History of Stony Brook Village

A fortuitous journey on the wrong train brought and Jennie Melville and their family to the north shore of Long Island. Intending to visit the Hamptons, they instead arrived here and were so charmed by the area they chose to build a summer home in Old Field. After years of residing here, Mrs. Jennie Melville came to believe that Old Field, Stony Brook and Setauket were communities so similar, she tagged them the “Three Villages,” and urged civic cooperation. The Melvilles distributed their philanthropic activities Island-wide, but their hearts and enthusiasm were dedicated to the Three Villages. In the mid 1930′s Ward Melville, who had succeeded his father Fran as president of the Melville Shoe Corporation, began formulating a plan to fulfill what his mother Jennie’s dream of creating a beautiful, planned business community to replace the area’s haphazard collection of rundown stores and commercial buildings.

Thus, 1939 was a busy year for Ward Melville and his wife Dorothy. Jennie Melville had just passed away and Ward was making interior renovations in the centuries-old Hallock homestead he inherited and renamed it the Three Village Inn. Dorothy Melville co founded the Museums at Stony Brook, now known as The Long Island Museum of American Arts, History, and Carriages, with her friend, Mrs. Pierson Curtis. On December 29, 1939 and with great foresight, Ward Melville created a not-for-profit corporation, the Stony Brook Community Fund, renamed The Ward Melville Heritage Organization. It was founded to maintain and protect the historical and sensitive environmental properties that he would deed to it over the coming years.

Stony Brook Village ~ First Planned Shopping Center in the Country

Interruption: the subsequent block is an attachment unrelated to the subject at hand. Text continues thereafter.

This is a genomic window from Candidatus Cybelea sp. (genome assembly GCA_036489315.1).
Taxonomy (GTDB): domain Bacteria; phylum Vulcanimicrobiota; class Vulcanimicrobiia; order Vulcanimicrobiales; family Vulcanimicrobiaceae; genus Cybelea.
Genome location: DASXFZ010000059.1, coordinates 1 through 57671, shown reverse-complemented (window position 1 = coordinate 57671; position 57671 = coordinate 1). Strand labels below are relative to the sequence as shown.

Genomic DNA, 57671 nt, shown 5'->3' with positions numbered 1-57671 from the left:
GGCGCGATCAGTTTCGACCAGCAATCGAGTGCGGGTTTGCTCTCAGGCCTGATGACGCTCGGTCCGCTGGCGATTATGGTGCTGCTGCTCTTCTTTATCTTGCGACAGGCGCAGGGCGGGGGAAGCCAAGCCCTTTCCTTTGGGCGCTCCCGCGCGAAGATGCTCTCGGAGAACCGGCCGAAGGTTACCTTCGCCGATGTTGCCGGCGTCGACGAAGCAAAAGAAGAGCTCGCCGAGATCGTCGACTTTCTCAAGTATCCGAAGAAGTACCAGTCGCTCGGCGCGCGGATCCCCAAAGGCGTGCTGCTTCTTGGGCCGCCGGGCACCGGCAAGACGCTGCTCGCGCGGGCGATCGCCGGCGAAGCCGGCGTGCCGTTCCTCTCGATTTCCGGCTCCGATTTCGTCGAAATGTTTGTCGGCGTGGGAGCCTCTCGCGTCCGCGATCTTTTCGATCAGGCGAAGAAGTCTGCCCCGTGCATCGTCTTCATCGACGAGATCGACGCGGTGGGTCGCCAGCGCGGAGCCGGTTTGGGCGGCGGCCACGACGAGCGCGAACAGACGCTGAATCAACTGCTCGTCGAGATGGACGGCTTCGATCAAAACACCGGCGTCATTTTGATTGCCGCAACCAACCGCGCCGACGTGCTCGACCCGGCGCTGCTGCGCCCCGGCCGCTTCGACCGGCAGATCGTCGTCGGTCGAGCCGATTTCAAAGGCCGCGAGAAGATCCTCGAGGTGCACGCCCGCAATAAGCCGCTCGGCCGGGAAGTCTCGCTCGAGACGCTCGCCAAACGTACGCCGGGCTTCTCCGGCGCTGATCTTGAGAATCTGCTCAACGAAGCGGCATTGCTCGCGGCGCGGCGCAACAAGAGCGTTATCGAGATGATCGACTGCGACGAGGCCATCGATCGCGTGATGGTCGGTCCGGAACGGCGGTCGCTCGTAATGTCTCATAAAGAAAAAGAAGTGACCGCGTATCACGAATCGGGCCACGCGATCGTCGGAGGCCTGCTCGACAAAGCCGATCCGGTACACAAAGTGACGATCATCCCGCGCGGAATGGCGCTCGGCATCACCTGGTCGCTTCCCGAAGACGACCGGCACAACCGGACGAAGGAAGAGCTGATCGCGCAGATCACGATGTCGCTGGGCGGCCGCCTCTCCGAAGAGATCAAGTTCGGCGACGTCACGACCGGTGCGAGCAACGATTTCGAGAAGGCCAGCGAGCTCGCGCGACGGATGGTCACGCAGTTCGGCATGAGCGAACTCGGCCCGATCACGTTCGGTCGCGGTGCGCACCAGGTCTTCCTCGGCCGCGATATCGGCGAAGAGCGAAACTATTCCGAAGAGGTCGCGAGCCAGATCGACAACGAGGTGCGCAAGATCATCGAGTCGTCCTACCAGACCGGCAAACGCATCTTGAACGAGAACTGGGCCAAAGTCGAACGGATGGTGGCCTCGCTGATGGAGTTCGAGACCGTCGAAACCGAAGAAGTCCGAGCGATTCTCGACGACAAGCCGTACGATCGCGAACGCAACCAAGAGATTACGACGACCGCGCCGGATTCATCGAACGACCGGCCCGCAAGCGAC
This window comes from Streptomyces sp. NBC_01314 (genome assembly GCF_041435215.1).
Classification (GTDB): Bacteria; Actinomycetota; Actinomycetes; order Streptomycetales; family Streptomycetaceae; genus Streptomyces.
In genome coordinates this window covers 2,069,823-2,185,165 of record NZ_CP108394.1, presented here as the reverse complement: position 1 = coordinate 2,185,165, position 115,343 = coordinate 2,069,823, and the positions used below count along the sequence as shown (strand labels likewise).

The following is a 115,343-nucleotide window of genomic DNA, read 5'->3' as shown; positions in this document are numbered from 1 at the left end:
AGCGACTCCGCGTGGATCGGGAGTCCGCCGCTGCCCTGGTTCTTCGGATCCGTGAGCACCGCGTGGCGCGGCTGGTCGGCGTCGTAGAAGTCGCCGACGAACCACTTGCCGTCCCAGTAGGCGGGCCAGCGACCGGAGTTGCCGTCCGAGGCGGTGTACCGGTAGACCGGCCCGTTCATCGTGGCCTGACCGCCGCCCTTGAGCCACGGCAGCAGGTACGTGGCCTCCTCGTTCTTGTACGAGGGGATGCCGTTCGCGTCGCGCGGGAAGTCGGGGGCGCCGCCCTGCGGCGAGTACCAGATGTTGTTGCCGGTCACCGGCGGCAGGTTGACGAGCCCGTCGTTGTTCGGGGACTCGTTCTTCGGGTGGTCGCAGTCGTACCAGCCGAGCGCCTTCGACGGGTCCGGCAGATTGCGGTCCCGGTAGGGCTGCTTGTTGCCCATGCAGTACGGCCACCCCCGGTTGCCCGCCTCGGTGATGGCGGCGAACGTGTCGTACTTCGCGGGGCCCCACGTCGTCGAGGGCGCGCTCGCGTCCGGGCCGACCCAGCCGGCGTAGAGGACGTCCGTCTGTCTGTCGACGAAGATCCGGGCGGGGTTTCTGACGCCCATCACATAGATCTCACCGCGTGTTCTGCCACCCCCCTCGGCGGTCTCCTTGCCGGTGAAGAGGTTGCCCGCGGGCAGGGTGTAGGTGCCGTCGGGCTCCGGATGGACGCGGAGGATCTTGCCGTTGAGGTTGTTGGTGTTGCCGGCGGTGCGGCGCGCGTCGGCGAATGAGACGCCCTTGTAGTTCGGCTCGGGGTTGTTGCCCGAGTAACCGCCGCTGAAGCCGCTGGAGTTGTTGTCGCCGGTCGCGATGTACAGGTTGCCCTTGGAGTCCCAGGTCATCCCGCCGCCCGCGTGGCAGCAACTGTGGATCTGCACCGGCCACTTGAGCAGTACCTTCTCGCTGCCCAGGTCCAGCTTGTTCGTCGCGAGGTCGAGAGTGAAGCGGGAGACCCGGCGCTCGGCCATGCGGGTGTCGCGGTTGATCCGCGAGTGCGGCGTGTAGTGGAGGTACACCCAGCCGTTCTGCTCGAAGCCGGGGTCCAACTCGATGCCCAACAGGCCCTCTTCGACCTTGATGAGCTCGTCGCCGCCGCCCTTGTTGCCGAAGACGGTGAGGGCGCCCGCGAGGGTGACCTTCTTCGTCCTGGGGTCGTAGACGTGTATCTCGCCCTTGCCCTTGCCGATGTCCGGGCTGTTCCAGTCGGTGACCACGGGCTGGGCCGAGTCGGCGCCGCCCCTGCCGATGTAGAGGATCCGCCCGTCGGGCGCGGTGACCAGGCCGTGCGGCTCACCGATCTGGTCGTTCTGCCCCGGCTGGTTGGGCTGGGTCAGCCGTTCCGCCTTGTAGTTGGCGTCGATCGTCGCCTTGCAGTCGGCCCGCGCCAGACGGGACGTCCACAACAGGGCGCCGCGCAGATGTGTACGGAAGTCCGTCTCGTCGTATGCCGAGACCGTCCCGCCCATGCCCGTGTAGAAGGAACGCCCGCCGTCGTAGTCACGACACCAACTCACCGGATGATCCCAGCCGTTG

Mr. Melville had still greater plans when he undertook the rehabilitation of Stony Brook Village. He hosted a dinner at the Three Village Inn where he set forth plans for the reconstruction of the village. The project, designed by architect Richard Haviland Smythe, included a crescent-shaped Village Center with connected shops grouped around a federalist style post office that would overlook a two-acre Village Green. The view of Stony Brook Harbor he believed was so important would require the razing of a commercial site known as “the block” located near the Three Village Inn.

This enormous project that involved rerouting roads, leveling or relocating existing structures, moving one million cubic yards of dirt and construction of the business center, was all financed at Ward Melville’s personal expense. With the post office as its centerpiece, the center offered relocated businessmen and shopkeepers fair treatment in both shop placement and rent. Completed in 1941, the Stony Brook Village Center has long been recognized for its architectural design and as the first planned shopping center in the country.

The Stony Brook Post Office, home of the mechanical eagle that resides on its pediment, has been flapping its wings on the hour (8:00 am – 8:00 pm) since 1941. The post office, a traditional hub of community activity, is the core of Mr. Melville’s original vision and project, his “living Williamsburg.” Now named Harbor Crescent, the series of connected shops overlooks the Village Green, site of The Ward Melville Heritage Organization’s holiday tree lighting and a premier wedding photograph location for generations of area brides and grooms. Market Square was added in 1965 and the Inner Court, adjacent to Harbor Crescent, was converted from storage sheds to shops in 1986.

Looking east, Main Street leads into Christian Avenue, a roadway to the other two of the Three Villages, Setauket and Old Field. Christian Avenue was home to many sea captains and other historically interesting families. Numerous houses are designated with plaques denoting their heritage.



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